Vivart denies this duality, and thereby God is placed, at least implicitly, in the same category as jiva and jagat - illusory, imaginary. Because all duality for advaita/vivart is illusory, imaginary. Followers of advaita are left with an inexplicable contradiction between an ultimate impersonal inactive Brahman that places devotion and their Object of devotion as non-ultimate.
This is not the case for Atit Vedanta, which affirms both unity and duality, the One and the Many, formless and form, Brahman and Ishwara.
Atit Vad is not pantheism. It does not say that Brahman is nothing other than the relative and its activity, or that there is nothing transcendental to jagrat (waking state) perception and experience. According to Atit, it is not that silence is transcendental to relative activity. Instead, there are levels of refinement of Brahm - saguna and nirguna Brahm. But nirguna does not mean silent unity only. It means that the activity of nirguna Brahm is more refined, unmanifest, latent, not expressed.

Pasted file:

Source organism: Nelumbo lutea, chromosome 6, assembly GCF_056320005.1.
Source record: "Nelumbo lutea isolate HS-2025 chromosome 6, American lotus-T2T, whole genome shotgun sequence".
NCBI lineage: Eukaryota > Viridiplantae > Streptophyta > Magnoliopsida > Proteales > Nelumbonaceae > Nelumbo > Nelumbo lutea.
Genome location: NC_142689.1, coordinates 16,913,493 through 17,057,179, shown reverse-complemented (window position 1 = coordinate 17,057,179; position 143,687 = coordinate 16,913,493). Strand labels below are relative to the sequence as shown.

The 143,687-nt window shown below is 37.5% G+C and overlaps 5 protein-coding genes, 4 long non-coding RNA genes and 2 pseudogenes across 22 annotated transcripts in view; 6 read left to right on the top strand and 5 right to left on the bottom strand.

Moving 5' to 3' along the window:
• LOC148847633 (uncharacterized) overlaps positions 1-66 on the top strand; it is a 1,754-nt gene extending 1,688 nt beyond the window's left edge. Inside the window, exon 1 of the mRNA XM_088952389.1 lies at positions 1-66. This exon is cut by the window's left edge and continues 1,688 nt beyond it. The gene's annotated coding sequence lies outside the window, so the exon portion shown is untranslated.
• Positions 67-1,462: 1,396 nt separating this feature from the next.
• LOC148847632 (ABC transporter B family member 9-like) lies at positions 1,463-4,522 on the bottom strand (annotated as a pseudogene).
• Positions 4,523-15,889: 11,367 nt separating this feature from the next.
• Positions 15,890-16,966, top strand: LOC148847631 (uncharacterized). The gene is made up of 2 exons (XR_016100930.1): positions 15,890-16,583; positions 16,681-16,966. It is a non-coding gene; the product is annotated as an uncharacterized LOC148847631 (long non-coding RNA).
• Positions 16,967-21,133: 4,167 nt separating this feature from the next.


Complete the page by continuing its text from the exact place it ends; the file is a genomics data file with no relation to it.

Vivart vad can be seen as stating something similar in saying the maya or form is the 'nature' latent in Brahm. But the difference is that adwaita says this nature is illusory, unreal, whereas Atit vad says that the word 'nature' means identity and essence, and that causation of the world is due to the manifestation of the real latent potentiality of Brahm, which is a blend of real silence and real activity (two aspects, not two 'things').
Regarding Shankara and what he said and did not say, Vedantic scholarship c. 2020 is showing evidence that many works attributed to Shankara may not have been written by him. Richard Jones, for example, states that the Brahma Sutra Bhashya is the only work that has scholarly consensus as having been written by Adishankara, although other texts may have been authored by him. Sue Hamilton in her Oxford Very Short Introduction to Indian Philosophy makes similar statements, and even states that Shankara did not use the term 'maya.' Statements by these or other modern scholars (such as Paul Hacker?) assert that Shankara's views of vivart vad may have been misportrayed, and are not consistently in line with the typical advaitic views of the world being entirely illusory. Richard King is an example of another contemporary scholar who is differentiating between traditional legends and attributions of Shankara, and the widely forgotten influence of his disciples and rivals of the time and later (Cf. King's Indian Philosophy)